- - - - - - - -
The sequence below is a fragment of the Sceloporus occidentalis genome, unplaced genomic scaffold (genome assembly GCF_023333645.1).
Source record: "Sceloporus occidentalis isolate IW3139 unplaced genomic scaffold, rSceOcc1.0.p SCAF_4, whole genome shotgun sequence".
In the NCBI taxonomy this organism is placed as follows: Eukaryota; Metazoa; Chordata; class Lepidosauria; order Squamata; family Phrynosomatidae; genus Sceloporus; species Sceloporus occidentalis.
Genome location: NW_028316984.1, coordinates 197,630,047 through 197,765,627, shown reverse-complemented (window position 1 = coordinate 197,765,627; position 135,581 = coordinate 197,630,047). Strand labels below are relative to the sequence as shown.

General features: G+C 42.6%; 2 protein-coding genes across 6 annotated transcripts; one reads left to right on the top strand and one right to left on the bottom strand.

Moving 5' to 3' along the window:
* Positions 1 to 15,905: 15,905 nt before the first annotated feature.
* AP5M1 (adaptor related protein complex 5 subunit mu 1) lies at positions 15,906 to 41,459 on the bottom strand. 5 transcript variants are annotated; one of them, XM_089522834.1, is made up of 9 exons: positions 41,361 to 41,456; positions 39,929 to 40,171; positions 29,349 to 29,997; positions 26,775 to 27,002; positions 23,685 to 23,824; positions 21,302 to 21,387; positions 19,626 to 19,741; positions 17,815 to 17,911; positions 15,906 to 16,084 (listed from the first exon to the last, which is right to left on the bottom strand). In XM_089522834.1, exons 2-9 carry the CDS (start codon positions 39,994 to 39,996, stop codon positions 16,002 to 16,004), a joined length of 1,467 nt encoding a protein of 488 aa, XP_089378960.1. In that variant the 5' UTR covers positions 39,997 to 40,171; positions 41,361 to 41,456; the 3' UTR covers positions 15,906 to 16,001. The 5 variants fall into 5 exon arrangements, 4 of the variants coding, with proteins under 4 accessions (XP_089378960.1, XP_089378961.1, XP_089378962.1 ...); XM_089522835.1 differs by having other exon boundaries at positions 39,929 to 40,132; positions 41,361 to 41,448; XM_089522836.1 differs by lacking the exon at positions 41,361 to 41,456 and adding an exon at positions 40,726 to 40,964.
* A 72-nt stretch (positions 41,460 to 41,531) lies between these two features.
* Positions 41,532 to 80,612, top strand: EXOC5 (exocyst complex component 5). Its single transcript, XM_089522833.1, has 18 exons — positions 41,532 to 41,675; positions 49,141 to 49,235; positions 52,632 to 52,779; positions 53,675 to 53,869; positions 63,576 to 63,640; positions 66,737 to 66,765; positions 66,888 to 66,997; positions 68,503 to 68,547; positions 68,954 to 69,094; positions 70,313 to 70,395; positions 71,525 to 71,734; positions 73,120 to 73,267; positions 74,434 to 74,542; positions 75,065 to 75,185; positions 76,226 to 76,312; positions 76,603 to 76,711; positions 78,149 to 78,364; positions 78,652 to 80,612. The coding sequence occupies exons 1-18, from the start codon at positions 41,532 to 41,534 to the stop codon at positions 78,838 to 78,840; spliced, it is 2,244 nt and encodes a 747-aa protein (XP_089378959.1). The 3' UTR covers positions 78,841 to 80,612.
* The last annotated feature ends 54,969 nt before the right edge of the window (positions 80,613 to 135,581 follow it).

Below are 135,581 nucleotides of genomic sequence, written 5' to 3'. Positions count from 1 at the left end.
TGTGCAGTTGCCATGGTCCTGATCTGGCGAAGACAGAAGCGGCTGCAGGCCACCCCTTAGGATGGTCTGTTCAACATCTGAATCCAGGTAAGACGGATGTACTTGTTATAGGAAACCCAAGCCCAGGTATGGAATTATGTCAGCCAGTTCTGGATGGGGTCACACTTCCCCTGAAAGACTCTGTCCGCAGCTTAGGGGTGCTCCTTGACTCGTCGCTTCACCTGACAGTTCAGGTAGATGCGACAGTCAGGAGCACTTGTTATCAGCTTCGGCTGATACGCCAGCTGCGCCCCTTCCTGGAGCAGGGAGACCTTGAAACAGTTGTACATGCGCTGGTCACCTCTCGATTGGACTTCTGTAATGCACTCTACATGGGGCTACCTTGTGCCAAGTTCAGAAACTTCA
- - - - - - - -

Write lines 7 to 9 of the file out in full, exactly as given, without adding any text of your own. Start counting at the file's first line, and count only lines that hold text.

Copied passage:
* Positions 1 to 15,905: 15,905 nt before the first annotated feature.
* AP5M1 (adaptor related protein complex 5 subunit mu 1) lies at positions 15,906 to 41,459 on the bottom strand. 5 transcript variants are annotated; one of them, XM_089522834.1, is made up of 9 exons: positions 41,361 to 41,456; positions 39,929 to 40,171; positions 29,349 to 29,997; positions 26,775 to 27,002; positions 23,685 to 23,824; positions 21,302 to 21,387; positions 19,626 to 19,741; positions 17,815 to 17,911; positions 15,906 to 16,084 (listed from the first exon to the last, which is right to left on the bottom strand). In XM_089522834.1, exons 2-9 carry the CDS (start codon positions 39,994 to 39,996, stop codon positions 16,002 to 16,004), a joined length of 1,467 nt encoding a protein of 488 aa, XP_089378960.1. In that variant the 5' UTR covers positions 39,997 to 40,171; positions 41,361 to 41,456; the 3' UTR covers positions 15,906 to 16,001. The 5 variants fall into 5 exon arrangements, 4 of the variants coding, with proteins under 4 accessions (XP_089378960.1, XP_089378961.1, XP_089378962.1 ...); XM_089522835.1 differs by having other exon boundaries at positions 39,929 to 40,132; positions 41,361 to 41,448; XM_089522836.1 differs by lacking the exon at positions 41,361 to 41,456 and adding an exon at positions 40,726 to 40,964.
* A 72-nt stretch (positions 41,460 to 41,531) lies between these two features.